List, part the second!
The First Law Trilogy (Joe Abercrombie)
The Blade Itself
There are very few authors who can match the world-weary black humor that permeates Joe Abercrombie’s First Law world, a mood that gets established right at the outset of this novel. Logen Ninefingers (The Bloody Nine, to his enemies) has had enough of being a barbarian warrior. Feared throughout the North, he is observant and thoughtful enough to know that the short end of a harsh life is not going to last very long, particularly after his catastrophic entrance into the story. He’s done brutal things and had brutal things done to him in return, yet his wry groundedness makes him as close to a hero as this book has. Sand dan Glokta is another unlikely hero and a man who has also seen the short end of war’s violence. Once a dashing soldier, he spent nearly two years being tortured in a Gurkish prison before returning to the Union as a crippled husk of his former self. He now works for the Inquisition, doing unto others what was once done unto him, and it says something that Abercrombie makes him nearly as sympathetic as Logen. Add in Jezal dan Luther (a pompous ass of a nobleman’s son, training for the annual swordsmanship Contest), Collum West (a commoner who has risen through the ranks of the Union’s hidebound army) and his dashing sister Ardee (whose respect for the norms of Union society is about as high as its respect for her), Bayaz (the First of the Magi), Ferro Maljinn (an escaped slave pursued by the Gurkish for their own purposes), and an engagingly comic if unhesitatingly violent band of Northmen raised on war and wearily continuing down its path (Dogman, Threetrees, Black Dow, Forley the Weakest, Tul Thunderhead, Harding Grim) and you have a finely crafted story of war, history, action and character.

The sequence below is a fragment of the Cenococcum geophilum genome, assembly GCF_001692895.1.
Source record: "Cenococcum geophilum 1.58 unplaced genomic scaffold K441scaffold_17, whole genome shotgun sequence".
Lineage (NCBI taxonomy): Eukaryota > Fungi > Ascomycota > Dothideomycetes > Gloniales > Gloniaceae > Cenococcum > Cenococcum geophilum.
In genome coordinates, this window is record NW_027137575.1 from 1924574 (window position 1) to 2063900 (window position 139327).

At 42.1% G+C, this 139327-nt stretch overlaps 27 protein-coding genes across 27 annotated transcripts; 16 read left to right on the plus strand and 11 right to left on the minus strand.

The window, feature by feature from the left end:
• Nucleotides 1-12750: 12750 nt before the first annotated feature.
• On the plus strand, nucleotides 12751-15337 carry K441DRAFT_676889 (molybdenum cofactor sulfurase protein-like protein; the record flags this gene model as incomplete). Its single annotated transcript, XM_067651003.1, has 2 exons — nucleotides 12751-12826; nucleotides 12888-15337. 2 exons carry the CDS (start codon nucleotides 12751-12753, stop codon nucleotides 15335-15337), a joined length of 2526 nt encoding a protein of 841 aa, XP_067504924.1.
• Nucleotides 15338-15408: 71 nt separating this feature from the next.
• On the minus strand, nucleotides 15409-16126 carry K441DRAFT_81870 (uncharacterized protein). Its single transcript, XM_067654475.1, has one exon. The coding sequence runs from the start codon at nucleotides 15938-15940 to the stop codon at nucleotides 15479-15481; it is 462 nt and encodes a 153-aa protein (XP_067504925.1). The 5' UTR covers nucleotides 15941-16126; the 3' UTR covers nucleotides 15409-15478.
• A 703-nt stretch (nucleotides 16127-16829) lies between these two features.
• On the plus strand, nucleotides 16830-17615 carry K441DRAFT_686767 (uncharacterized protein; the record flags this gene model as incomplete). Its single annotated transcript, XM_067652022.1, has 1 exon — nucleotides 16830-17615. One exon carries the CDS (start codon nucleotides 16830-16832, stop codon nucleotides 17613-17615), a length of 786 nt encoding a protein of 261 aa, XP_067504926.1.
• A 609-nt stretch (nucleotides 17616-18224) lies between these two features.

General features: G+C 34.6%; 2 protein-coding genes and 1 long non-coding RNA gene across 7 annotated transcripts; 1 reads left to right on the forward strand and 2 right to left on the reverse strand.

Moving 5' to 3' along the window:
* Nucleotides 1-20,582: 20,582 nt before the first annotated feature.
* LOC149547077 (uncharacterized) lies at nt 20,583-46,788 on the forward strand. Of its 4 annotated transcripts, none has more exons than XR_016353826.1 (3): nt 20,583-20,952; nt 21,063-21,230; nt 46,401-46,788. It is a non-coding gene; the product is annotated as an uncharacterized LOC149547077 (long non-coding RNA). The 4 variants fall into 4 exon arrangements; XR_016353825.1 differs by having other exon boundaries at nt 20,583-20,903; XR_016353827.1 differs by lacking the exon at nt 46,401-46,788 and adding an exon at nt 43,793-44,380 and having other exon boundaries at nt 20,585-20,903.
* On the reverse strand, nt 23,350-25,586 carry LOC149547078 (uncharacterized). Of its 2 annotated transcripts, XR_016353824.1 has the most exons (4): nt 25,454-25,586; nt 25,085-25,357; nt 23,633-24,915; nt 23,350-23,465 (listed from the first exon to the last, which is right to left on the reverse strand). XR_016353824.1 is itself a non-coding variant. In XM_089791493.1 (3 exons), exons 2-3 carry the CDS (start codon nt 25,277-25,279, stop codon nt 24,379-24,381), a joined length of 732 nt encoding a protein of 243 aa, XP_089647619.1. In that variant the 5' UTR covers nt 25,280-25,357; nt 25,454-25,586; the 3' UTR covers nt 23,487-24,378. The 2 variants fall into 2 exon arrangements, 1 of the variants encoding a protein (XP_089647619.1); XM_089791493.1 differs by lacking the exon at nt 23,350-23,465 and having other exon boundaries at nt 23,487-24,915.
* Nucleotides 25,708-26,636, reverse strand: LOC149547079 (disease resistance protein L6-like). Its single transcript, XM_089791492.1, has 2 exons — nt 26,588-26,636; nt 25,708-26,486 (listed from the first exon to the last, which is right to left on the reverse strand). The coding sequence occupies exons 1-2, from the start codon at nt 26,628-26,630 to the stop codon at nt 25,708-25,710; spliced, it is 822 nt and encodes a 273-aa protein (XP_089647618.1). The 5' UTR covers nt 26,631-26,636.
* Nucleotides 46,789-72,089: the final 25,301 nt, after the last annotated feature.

Before They Are Hanged
The Union is a snakepit, beset on all sides by enemies and consumed from within by betrayal, intrigue, and cold-blooded realpolitik. From its place at the center of Joe Abercrombie’s map, the main characters of The Blade Itself split off to their own quests. Logen, Bayaz, Ferro, and Jezal head west, through the ruins of the Old Empire, in search of the Seed – the physical manifestation of the Other Side, of magic. Touching the Other Side directly is a violation of the First Law but needs must. West goes north, oddly enough, where Bethod, king of the Northlands, is pressing hard into Angland. With him goes most of the military forces of the Union, as well as Crown Prince Ladisla – a blithering fool of a dandy, ill-suited to anything more demanding than gossip and fashion. West’s commander navigates both the intrigues of his subordinate generals and the tactics of his foe, with what can charitably be described as mixed results even with the help of Dogman, Threetrees, Black Dow, Tul Thunderhead, and Harding Grim – Named Men of the North who once fought for Bethod but now have little use for him. Meanwhile Glokta is sent south, to the besieged city of Dagoska. Taken from the Gurkish in an earlier war, it is now on the Emperor’s list of things he wants back, and if the Union is a snakepit in practice then Dagoska is the quintessential ideal of one. Battles will be fought, trusts will be betrayed, characters will mature and change and die or be left to carry on, and in the end the wheel turns and we hunker down for the concluding volume.